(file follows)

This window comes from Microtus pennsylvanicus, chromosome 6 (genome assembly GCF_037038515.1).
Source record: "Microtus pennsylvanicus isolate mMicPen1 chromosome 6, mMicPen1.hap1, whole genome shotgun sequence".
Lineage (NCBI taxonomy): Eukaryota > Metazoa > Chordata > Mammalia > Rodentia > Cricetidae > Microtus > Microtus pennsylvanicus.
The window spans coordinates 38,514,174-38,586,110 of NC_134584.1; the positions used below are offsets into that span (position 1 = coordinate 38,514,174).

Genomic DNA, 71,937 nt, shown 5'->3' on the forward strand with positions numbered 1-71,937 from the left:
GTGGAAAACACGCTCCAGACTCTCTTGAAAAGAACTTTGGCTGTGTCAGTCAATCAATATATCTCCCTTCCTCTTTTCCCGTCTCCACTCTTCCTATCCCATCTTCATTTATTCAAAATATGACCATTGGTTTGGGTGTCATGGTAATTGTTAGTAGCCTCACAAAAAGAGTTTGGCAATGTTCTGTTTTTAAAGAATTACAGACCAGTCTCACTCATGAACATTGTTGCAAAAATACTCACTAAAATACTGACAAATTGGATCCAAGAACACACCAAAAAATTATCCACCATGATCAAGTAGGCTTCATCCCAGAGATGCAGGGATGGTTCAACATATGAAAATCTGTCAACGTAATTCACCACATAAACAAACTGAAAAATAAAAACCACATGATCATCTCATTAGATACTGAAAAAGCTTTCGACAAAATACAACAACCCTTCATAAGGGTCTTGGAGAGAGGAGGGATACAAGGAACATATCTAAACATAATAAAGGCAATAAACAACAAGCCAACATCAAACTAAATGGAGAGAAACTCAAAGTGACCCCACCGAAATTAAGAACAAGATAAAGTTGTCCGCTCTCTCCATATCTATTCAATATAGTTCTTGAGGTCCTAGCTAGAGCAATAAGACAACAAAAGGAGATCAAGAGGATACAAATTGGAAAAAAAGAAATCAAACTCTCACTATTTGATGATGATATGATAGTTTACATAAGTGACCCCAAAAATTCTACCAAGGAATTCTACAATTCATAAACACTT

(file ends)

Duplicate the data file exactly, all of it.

This window comes from Microtus pennsylvanicus, chromosome 6 (genome assembly GCF_037038515.1).
Source record: "Microtus pennsylvanicus isolate mMicPen1 chromosome 6, mMicPen1.hap1, whole genome shotgun sequence".
Lineage (NCBI taxonomy): Eukaryota > Metazoa > Chordata > Mammalia > Rodentia > Cricetidae > Microtus > Microtus pennsylvanicus.
The window spans coordinates 38,514,174-38,586,110 of NC_134584.1; the positions used below are offsets into that span (position 1 = coordinate 38,514,174).

Genomic DNA, 71,937 nt, shown 5'->3' on the forward strand with positions numbered 1-71,937 from the left:
GTGGAAAACACGCTCCAGACTCTCTTGAAAAGAACTTTGGCTGTGTCAGTCAATCAATATATCTCCCTTCCTCTTTTCCCGTCTCCACTCTTCCTATCCCATCTTCATTTATTCAAAATATGACCATTGGTTTGGGTGTCATGGTAATTGTTAGTAGCCTCACAAAAAGAGTTTGGCAATGTTCTGTTTTTAAAGAATTACAGACCAGTCTCACTCATGAACATTGTTGCAAAAATACTCACTAAAATACTGACAAATTGGATCCAAGAACACACCAAAAAATTATCCACCATGATCAAGTAGGCTTCATCCCAGAGATGCAGGGATGGTTCAACATATGAAAATCTGTCAACGTAATTCACCACATAAACAAACTGAAAAATAAAAACCACATGATCATCTCATTAGATACTGAAAAAGCTTTCGACAAAATACAACAACCCTTCATAAGGGTCTTGGAGAGAGGAGGGATACAAGGAACATATCTAAACATAATAAAGGCAATAAACAACAAGCCAACATCAAACTAAATGGAGAGAAACTCAAAGTGACCCCACCGAAATTAAGAACAAGATAAAGTTGTCCGCTCTCTCCATATCTATTCAATATAGTTCTTGAGGTCCTAGCTAGAGCAATAAGACAACAAAAGGAGATCAAGAGGATACAAATTGGAAAAAAAGAAATCAAACTCTCACTATTTGATGATGATATGATAGTTTACATAAGTGACCCCAAAAATTCTACCAAGGAATTCTACAATTCATAAACACTT